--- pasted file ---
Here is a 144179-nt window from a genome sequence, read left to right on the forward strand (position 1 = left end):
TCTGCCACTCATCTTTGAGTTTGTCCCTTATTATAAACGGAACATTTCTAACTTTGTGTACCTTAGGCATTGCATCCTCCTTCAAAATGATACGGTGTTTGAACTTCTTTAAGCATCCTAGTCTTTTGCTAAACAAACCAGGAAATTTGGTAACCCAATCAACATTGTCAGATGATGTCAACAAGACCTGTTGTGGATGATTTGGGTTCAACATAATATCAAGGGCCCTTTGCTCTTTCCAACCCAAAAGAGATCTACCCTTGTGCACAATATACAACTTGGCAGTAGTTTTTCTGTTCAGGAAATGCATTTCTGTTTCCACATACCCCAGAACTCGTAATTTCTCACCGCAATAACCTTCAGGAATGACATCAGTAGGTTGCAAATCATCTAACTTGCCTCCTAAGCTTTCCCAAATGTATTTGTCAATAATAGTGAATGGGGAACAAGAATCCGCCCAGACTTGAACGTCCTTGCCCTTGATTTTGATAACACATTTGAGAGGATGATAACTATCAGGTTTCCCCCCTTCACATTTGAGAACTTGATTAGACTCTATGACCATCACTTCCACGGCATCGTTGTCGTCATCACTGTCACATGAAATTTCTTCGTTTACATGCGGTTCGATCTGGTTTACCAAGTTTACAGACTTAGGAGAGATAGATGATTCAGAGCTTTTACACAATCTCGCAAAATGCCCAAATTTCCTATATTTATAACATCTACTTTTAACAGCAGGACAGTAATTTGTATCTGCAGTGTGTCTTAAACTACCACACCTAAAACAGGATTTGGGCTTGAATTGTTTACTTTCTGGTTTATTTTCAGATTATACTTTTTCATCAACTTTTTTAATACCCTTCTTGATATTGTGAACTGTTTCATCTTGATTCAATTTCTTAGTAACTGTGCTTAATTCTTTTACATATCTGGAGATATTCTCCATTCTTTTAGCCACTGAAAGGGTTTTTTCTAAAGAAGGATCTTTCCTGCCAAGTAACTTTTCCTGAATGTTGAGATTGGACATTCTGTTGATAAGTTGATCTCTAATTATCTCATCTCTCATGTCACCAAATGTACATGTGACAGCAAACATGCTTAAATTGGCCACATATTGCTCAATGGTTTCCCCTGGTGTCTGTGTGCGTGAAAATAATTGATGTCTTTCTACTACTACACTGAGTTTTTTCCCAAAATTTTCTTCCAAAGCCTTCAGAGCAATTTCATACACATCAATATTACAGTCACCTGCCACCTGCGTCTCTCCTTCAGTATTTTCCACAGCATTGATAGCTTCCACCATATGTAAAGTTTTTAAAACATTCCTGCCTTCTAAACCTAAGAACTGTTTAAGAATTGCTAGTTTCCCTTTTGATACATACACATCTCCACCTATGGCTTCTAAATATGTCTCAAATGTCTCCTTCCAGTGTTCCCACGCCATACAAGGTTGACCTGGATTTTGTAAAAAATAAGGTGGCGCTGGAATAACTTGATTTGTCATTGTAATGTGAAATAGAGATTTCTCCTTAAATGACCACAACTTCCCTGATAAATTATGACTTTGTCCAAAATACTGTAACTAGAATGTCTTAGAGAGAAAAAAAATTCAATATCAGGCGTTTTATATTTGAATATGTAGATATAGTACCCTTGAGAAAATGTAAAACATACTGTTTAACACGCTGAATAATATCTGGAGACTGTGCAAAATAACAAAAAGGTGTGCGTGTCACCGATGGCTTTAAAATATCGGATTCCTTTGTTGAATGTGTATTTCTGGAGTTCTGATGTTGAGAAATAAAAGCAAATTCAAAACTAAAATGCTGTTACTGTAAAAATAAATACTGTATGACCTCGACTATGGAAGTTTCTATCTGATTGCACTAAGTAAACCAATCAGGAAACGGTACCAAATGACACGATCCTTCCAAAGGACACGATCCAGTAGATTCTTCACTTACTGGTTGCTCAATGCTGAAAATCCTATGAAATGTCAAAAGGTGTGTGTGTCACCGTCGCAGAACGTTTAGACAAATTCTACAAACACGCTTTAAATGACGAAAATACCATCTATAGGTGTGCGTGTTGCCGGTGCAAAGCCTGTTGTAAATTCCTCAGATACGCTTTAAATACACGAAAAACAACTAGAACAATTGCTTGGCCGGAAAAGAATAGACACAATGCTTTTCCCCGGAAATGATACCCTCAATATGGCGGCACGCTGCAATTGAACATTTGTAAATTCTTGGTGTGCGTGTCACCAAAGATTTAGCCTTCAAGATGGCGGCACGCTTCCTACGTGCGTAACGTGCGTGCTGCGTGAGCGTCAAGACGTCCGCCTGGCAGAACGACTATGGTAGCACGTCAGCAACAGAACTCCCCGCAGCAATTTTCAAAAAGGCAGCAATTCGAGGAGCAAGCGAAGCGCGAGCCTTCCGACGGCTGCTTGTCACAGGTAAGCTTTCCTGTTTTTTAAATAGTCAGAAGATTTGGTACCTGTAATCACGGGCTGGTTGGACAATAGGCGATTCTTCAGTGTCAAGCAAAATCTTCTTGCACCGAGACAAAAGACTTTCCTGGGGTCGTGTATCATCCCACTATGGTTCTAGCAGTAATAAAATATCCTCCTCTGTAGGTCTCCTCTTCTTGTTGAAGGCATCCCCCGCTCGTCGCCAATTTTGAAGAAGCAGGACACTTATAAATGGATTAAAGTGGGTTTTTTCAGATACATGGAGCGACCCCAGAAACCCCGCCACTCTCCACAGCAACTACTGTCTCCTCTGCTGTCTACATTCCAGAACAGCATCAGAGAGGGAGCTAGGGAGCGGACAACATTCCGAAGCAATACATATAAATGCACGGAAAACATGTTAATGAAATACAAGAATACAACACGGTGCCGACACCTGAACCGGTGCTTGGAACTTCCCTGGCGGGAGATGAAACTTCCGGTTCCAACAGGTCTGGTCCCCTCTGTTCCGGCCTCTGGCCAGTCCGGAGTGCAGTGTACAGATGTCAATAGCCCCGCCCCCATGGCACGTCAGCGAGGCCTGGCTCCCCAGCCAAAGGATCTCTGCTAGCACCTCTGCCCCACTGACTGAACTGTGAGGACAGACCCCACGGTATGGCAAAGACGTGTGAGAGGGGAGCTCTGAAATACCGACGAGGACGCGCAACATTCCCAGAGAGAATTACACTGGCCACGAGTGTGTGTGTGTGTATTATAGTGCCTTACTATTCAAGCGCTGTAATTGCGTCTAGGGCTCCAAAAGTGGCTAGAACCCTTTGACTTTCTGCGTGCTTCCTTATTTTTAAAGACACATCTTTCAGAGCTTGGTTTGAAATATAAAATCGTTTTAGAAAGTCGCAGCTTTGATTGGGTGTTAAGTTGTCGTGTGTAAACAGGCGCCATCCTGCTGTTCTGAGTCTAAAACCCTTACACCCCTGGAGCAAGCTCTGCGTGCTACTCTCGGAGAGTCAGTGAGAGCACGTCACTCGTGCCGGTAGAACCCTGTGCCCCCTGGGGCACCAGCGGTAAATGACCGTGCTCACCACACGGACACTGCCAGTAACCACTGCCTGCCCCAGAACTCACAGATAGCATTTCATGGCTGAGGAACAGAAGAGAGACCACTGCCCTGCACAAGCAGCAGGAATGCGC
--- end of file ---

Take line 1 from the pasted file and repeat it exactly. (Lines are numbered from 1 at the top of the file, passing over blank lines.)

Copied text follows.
Here is a 144179-nt window from a genome sequence, read left to right on the forward strand (position 1 = left end):